The ancient Greeks were known to be strong and fierce warriors, which can be detected in their choice of armour. Greek helmets were designed to make them seem frightening and warlike. You can recreate a Greek helmet with your students to show them how the ancient Greek fighters would feel as they prepared for battle.
Inflate a large balloon so that it is roughly the size of your head, and knot the end.
Combine 2 cups of flour, 1 cup of water and 1/2 cup of salt in a bowl. Mix well.
Tear newspaper into long pieces.
Dip the pieces of newspaper into the flour mixture.
Cover the balloon with five to six layers of papier-mache strips.
Allow the balloon to air dry. This can take around four hours.
Pop the balloon with a straight pin, and remove the deflated balloon pieces.
Use scissors to cut around the bottom of the papier-mache form so that your head can fit inside.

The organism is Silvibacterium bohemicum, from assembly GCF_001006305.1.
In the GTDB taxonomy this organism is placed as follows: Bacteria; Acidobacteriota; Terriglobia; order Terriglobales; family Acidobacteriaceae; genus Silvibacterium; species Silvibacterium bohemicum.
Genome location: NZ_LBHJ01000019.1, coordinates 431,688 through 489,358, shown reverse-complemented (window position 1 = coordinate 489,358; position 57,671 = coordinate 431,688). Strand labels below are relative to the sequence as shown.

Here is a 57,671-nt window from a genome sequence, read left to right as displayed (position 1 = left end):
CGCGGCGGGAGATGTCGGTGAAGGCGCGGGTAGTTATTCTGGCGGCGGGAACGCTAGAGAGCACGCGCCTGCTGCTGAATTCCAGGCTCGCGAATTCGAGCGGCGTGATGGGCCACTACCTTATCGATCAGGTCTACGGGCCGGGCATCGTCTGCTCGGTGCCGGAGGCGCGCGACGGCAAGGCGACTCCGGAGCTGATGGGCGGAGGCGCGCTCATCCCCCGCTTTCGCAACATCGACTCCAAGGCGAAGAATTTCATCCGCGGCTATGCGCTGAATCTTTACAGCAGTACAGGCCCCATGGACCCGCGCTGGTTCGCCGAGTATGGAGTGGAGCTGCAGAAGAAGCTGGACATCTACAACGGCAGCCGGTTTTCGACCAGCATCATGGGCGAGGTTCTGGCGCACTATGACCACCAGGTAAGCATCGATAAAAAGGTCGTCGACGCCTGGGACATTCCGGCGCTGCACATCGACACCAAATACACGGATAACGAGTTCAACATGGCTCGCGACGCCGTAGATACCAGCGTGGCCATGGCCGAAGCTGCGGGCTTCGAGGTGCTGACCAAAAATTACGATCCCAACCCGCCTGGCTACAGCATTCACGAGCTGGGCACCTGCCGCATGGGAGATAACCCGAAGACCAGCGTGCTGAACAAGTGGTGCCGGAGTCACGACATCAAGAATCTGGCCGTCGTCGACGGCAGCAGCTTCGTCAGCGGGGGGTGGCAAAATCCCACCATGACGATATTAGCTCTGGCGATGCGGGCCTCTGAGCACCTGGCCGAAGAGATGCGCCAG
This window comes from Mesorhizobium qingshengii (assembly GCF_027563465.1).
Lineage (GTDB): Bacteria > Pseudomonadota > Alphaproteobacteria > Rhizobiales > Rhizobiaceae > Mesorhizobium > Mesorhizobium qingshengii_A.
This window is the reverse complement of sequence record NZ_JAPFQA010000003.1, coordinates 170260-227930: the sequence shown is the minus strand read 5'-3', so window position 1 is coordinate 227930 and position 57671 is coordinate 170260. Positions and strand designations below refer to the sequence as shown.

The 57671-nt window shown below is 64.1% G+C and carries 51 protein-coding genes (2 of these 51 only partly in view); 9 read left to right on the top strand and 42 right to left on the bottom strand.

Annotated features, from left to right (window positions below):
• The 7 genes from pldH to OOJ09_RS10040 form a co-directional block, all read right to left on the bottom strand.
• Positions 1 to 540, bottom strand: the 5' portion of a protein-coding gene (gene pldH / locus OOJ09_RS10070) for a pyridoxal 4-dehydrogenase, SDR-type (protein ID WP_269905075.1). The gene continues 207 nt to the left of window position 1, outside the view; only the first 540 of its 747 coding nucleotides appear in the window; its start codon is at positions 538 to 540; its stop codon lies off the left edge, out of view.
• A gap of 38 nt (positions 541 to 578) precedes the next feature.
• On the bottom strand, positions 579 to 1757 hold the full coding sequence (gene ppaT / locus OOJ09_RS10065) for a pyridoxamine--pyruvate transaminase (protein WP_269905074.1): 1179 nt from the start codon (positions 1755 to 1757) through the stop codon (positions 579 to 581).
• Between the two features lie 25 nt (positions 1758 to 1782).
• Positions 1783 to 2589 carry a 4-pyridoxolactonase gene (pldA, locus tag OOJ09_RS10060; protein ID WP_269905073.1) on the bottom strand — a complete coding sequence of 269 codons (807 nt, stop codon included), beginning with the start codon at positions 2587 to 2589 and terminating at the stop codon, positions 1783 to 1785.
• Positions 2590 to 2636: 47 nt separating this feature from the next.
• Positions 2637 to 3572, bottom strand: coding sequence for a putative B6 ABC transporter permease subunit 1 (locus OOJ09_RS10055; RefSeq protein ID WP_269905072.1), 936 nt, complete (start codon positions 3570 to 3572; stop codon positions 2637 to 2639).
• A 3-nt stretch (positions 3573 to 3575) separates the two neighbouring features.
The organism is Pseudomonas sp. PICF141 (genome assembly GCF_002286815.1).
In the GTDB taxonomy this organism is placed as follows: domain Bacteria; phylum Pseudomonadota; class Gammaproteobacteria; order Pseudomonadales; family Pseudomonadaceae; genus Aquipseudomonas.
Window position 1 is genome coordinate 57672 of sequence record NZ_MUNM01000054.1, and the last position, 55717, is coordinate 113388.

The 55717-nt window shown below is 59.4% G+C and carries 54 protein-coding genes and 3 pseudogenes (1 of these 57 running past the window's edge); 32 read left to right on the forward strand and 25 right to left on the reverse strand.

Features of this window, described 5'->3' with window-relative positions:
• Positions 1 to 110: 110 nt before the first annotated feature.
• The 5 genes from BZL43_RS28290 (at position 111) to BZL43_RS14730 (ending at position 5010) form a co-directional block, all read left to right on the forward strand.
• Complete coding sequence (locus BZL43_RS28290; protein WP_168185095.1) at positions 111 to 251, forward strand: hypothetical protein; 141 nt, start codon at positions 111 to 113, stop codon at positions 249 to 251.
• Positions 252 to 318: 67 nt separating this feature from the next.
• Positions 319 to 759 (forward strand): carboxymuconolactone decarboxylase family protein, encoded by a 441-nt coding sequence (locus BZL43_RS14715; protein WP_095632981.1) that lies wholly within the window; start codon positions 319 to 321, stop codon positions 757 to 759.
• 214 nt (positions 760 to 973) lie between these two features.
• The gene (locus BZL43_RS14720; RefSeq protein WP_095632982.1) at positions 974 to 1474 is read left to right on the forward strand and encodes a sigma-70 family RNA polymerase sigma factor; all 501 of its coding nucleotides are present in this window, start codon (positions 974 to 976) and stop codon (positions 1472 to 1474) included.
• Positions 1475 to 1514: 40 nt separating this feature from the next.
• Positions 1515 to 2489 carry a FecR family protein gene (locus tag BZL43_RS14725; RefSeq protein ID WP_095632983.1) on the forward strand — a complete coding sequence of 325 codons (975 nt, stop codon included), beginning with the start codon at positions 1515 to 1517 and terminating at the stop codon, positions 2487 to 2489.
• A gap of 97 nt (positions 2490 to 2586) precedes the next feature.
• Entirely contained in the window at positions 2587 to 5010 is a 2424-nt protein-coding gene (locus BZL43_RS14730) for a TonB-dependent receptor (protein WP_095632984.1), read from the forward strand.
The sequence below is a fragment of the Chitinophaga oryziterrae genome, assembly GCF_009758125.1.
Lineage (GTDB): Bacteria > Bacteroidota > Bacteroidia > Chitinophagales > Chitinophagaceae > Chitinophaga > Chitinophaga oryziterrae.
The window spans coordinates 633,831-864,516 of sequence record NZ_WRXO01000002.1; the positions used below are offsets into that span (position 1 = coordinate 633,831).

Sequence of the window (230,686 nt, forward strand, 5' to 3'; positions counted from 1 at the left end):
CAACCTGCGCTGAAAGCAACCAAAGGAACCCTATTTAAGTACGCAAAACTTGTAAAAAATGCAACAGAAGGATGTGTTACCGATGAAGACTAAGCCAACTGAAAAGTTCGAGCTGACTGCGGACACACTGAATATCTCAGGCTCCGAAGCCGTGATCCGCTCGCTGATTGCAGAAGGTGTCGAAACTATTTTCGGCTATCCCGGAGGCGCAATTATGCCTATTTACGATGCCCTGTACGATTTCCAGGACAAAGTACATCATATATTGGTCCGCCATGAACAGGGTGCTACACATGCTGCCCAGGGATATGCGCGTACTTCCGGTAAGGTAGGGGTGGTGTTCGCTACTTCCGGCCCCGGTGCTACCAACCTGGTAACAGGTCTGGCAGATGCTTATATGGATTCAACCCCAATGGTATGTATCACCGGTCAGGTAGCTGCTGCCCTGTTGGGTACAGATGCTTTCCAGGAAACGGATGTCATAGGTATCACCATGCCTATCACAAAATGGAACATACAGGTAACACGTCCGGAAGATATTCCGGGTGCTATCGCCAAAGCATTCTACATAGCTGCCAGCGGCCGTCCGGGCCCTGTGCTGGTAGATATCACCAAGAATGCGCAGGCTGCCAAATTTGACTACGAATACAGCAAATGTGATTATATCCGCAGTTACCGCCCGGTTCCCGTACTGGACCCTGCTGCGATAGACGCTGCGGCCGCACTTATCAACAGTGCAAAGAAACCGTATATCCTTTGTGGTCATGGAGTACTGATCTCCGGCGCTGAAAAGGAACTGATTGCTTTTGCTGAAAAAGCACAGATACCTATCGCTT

Cut a piece from the helmet, starting from the bottom, upward in an arch, then downward toward the bottom again. Remove the cut piece. This will be the hole through which your face will look out.
Poke six holes into the top of the helmet.
Insert an ostrich plume into each of the holes.
Hot glue the ends of the plumes to the underside of the helmet.
Cover the outside of the helmet with craft glue.
Cover the glued areas with aluminium foil. Allow the glue to dry completely before wearing the Greek helmet.